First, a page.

It was at this point that I was caught in between fuming at the Red Sox’s luck with rain delays this season and knowing they were about to strand more runners, that NESN played the Jonathan Papelbon-fronted Milli Vanilli “Blame It On The Rain” cover with Manny Delcarmen, the latter of whom I hadn’t thought of in almost a decade. Great track, by the way. For those who have never seen it, look no further. Maybe it’s just the subjective frustration that had me humming about it for the entirety of the rain delay. I’ll get back about the actual quality of this song in the future.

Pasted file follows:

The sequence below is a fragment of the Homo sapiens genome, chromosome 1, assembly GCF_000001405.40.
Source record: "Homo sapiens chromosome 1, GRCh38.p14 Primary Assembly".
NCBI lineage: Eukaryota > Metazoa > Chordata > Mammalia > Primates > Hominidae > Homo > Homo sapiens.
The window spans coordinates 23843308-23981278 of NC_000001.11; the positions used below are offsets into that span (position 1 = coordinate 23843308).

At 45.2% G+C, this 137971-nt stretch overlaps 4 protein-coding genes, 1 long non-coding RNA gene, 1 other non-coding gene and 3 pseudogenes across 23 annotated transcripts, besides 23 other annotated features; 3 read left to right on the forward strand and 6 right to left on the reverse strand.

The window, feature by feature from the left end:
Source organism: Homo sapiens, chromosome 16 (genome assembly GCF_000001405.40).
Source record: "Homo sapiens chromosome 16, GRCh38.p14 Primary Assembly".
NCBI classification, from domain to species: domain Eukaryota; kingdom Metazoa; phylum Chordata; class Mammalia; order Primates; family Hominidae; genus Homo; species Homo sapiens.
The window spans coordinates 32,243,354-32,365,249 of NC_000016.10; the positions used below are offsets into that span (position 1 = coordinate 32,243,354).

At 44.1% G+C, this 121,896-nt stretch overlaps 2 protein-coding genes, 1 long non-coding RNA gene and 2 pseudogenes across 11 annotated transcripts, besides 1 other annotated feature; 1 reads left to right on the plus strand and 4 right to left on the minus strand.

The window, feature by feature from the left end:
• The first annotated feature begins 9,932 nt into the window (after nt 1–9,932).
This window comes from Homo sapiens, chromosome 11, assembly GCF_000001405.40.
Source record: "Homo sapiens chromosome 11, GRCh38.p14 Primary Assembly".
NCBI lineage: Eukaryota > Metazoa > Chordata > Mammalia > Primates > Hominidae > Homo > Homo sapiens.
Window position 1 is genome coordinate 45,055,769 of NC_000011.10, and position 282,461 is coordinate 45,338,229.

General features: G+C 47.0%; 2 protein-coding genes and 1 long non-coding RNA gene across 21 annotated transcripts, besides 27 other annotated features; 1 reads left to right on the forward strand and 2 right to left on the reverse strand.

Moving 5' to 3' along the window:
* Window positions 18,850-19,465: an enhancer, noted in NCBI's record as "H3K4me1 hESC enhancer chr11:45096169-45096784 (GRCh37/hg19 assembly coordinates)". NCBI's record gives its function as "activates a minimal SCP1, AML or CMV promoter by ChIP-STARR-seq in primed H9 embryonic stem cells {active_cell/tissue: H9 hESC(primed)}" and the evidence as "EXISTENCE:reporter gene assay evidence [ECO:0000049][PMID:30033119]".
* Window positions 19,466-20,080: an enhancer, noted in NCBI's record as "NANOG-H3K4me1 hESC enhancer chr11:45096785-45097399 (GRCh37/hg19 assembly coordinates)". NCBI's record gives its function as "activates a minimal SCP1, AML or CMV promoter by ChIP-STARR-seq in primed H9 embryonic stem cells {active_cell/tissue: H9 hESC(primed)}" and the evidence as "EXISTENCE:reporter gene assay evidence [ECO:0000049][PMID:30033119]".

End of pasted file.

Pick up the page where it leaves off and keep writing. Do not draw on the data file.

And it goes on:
Following the hour and forty-seven minute rain delay, Adam Duvall swiftly struck out to a skeleton crew crowd that resembled what this team should actually be playing in front of in the eighth inning in games where they’ve played this poorly. Tayler Scott, a guy with a 9.00 ERA for the Dodgers season, trotted out in the ninth to make his Boston debut. After giving up a leadoff hit, David Hamilton somewhat redeemed himself for his sloppy fielding today by securing a double play for Scott. A center field shot that was easily fielded by Refsnyder capped off a scoreless frame by Scott. The bats couldn’t get anything going despite the Arroyo leadoff hit, as three straight batters struck out, and Boston fell back to .500 after less than 48 hours above that mark.